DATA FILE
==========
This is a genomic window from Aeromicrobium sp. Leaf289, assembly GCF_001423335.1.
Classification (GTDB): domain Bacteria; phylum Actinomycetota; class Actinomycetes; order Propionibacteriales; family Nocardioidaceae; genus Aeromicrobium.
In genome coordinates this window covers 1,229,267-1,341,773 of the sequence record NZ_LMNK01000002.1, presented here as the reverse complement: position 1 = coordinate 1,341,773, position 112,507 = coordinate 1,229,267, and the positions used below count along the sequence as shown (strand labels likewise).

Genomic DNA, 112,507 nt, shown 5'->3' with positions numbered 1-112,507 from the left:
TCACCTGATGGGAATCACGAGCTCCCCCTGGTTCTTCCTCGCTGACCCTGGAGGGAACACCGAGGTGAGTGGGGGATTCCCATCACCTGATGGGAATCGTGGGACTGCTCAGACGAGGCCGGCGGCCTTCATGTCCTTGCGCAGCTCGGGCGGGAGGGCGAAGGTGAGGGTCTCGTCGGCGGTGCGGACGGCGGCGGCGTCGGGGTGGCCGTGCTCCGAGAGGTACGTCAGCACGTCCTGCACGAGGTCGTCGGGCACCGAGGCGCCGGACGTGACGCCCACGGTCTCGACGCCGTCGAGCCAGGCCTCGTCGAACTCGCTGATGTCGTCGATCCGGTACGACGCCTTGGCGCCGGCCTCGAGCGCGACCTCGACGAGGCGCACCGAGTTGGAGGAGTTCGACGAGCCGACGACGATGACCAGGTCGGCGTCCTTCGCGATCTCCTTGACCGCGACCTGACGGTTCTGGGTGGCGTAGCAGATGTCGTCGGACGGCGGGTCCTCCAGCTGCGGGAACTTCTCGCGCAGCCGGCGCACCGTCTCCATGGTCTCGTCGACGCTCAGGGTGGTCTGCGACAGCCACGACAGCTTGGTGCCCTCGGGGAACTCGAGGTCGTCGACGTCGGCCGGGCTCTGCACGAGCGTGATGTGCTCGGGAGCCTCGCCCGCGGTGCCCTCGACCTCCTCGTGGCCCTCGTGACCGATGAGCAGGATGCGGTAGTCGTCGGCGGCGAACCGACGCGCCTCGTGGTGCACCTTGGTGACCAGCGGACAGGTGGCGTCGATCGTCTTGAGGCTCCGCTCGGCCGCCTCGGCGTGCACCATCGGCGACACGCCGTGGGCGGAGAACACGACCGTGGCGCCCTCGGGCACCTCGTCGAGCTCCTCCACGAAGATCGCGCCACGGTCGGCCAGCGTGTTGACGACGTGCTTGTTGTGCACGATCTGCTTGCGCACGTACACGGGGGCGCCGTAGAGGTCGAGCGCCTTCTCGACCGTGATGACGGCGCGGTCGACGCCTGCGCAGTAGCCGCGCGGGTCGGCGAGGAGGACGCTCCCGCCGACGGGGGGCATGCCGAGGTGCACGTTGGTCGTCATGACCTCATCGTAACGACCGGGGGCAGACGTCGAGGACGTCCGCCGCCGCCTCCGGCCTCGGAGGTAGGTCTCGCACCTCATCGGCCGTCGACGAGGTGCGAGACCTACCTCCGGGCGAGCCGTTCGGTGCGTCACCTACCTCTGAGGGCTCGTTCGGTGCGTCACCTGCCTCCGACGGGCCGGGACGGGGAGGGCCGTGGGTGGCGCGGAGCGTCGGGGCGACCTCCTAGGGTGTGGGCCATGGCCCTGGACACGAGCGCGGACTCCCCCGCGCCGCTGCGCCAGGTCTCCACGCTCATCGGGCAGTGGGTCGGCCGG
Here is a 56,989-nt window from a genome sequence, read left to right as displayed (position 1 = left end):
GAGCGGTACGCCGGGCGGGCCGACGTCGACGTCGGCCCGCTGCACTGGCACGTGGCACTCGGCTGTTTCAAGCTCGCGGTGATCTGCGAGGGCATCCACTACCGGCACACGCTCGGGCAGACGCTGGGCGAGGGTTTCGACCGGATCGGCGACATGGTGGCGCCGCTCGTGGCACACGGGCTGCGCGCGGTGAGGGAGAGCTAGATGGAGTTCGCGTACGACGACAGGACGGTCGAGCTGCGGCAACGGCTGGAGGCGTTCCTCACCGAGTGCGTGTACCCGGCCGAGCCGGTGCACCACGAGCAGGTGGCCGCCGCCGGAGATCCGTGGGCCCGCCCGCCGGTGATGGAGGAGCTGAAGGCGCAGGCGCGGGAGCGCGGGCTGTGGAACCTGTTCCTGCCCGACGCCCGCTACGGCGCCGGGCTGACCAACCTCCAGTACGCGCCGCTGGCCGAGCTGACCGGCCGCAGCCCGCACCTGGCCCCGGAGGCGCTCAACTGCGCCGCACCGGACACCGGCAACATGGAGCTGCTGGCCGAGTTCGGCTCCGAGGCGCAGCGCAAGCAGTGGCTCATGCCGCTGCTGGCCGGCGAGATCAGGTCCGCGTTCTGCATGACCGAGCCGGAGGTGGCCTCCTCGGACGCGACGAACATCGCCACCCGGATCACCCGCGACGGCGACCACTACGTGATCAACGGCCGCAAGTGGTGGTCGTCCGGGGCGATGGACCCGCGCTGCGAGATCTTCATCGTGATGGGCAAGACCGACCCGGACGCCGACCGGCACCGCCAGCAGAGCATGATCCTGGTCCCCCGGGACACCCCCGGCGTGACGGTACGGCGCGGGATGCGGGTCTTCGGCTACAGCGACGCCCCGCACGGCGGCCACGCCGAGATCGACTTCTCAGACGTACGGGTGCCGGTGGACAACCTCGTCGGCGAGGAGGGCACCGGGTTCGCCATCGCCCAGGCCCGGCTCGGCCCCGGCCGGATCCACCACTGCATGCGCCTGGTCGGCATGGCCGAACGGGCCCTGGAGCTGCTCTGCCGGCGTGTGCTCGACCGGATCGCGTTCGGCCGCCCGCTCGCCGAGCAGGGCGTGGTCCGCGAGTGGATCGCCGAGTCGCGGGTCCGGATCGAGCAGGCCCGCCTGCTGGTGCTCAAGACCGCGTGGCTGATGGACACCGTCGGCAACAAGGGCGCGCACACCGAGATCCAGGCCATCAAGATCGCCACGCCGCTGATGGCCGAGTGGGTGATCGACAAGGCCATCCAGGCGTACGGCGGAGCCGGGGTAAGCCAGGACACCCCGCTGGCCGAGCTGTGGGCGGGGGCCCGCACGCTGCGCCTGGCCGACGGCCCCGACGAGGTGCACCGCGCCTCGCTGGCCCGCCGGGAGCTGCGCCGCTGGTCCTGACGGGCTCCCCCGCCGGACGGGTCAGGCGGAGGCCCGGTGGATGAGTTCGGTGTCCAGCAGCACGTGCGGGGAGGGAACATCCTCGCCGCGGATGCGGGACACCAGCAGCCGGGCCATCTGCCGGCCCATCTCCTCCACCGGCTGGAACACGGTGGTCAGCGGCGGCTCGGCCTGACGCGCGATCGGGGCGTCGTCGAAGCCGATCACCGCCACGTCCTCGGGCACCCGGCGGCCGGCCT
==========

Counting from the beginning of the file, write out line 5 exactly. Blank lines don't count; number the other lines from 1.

TCACCTGATGGGAATCACGAGCTCCCCCTGGTTCTTCCTCGCTGACCCTGGAGGGAACACCGAGGTGAGTGGGGGATTCCCATCACCTGATGGGAATCGTGGGACTGCTCAGACGAGGCCGGCGGCCTTCATGTCCTTGCGCAGCTCGGGCGGGAGGGCGAAGGTGAGGGTCTCGTCGGCGGTGCGGACGGCGGCGGCGTCGGGGTGGCCGTGCTCCGAGAGGTACGTCAGCACGTCCTGCACGAGGTCGTCGGGCACCGAGGCGCCGGACGTGACGCCCACGGTCTCGACGCCGTCGAGCCAGGCCTCGTCGAACTCGCTGATGTCGTCGATCCGGTACGACGCCTTGGCGCCGGCCTCGAGCGCGACCTCGACGAGGCGCACCGAGTTGGAGGAGTTCGACGAGCCGACGACGATGACCAGGTCGGCGTCCTTCGCGATCTCCTTGACCGCGACCTGACGGTTCTGGGTGGCGTAGCAGATGTCGTCGGACGGCGGGTCCTCCAGCTGCGGGAACTTCTCGCGCAGCCGGCGCACCGTCTCCATGGTCTCGTCGACGCTCAGGGTGGTCTGCGACAGCCACGACAGCTTGGTGCCCTCGGGGAACTCGAGGTCGTCGACGTCGGCCGGGCTCTGCACGAGCGTGATGTGCTCGGGAGCCTCGCCCGCGGTGCCCTCGACCTCCTCGTGGCCCTCGTGACCGATGAGCAGGATGCGGTAGTCGTCGGCGGCGAACCGACGCGCCTCGTGGTGCACCTTGGTGACCAGCGGACAGGTGGCGTCGATCGTCTTGAGGCTCCGCTCGGCCGCCTCGGCGTGCACCATCGGCGACACGCCGTGGGCGGAGAACACGACCGTGGCGCCCTCGGGCACCTCGTCGAGCTCCTCCACGAAGATCGCGCCACGGTCGGCCAGCGTGTTGACGACGTGCTTGTTGTGCACGATCTGCTTGCGCACGTACACGGGGGCGCCGTAGAGGTCGAGCGCCTTCTCGACCGTGATGACGGCGCGGTCGACGCCTGCGCAGTAGCCGCGCGGGTCGGCGAGGAGGACGCTCCCGCCGACGGGGGGCATGCCGAGGTGCACGTTGGTCGTCATGACCTCATCGTAACGACCGGGGGCAGACGTCGAGGACGTCCGCCGCCGCCTCCGGCCTCGGAGGTAGGTCTCGCACCTCATCGGCCGTCGACGAGGTGCGAGACCTACCTCCGGGCGAGCCGTTCGGTGCGTCACCTACCTCTGAGGGCTCGTTCGGTGCGTCACCTGCCTCCGACGGGCCGGGACGGGGAGGGCCGTGGGTGGCGCGGAGCGTCGGGGCGACCTCCTAGGGTGTGGGCCATGGCCCTGGACACGAGCGCGGACTCCCCCGCGCCGCTGCGCCAGGTCTCCACGCTCATCGGGCAGTGGGTCGGCCGG